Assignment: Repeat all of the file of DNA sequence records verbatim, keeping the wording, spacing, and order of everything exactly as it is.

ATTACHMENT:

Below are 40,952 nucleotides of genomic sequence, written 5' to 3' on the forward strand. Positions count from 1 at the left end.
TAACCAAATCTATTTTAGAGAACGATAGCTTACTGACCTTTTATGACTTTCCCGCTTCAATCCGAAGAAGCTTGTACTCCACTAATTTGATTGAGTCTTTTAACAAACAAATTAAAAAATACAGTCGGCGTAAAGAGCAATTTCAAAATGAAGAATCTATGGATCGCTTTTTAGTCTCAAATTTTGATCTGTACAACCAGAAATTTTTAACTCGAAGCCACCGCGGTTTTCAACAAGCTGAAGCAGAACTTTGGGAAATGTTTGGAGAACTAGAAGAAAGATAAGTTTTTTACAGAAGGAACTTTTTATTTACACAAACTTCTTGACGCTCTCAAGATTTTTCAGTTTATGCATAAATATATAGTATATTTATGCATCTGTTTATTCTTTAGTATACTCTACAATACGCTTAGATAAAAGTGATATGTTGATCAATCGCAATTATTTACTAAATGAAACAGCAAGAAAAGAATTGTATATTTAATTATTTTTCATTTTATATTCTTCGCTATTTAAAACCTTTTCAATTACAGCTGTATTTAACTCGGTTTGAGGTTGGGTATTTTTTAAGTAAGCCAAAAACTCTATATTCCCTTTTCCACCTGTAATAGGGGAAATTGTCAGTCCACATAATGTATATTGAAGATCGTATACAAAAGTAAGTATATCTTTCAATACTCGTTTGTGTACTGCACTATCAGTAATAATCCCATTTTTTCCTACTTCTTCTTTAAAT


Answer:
Below are 40,952 nucleotides of genomic sequence, written 5' to 3' on the forward strand. Positions count from 1 at the left end.
TAACCAAATCTATTTTAGAGAACGATAGCTTACTGACCTTTTATGACTTTCCCGCTTCAATCCGAAGAAGCTTGTACTCCACTAATTTGATTGAGTCTTTTAACAAACAAATTAAAAAATACAGTCGGCGTAAAGAGCAATTTCAAAATGAAGAATCTATGGATCGCTTTTTAGTCTCAAATTTTGATCTGTACAACCAGAAATTTTTAACTCGAAGCCACCGCGGTTTTCAACAAGCTGAAGCAGAACTTTGGGAAATGTTTGGAGAACTAGAAGAAAGATAAGTTTTTTACAGAAGGAACTTTTTATTTACACAAACTTCTTGACGCTCTCAAGATTTTTCAGTTTATGCATAAATATATAGTATATTTATGCATCTGTTTATTCTTTAGTATACTCTACAATACGCTTAGATAAAAGTGATATGTTGATCAATCGCAATTATTTACTAAATGAAACAGCAAGAAAAGAATTGTATATTTAATTATTTTTCATTTTATATTCTTCGCTATTTAAAACCTTTTCAATTACAGCTGTATTTAACTCGGTTTGAGGTTGGGTATTTTTTAAGTAAGCCAAAAACTCTATATTCCCTTTTCCACCTGTAATAGGGGAAATTGTCAGTCCACATAATGTATATTGAAGATCGTATACAAAAGTAAGTATATCTTTCAATACTCGTTTGTGTACTGCACTATCAGTAATAATCCCATTTTTTCCTACTTCTTCTTTAAAT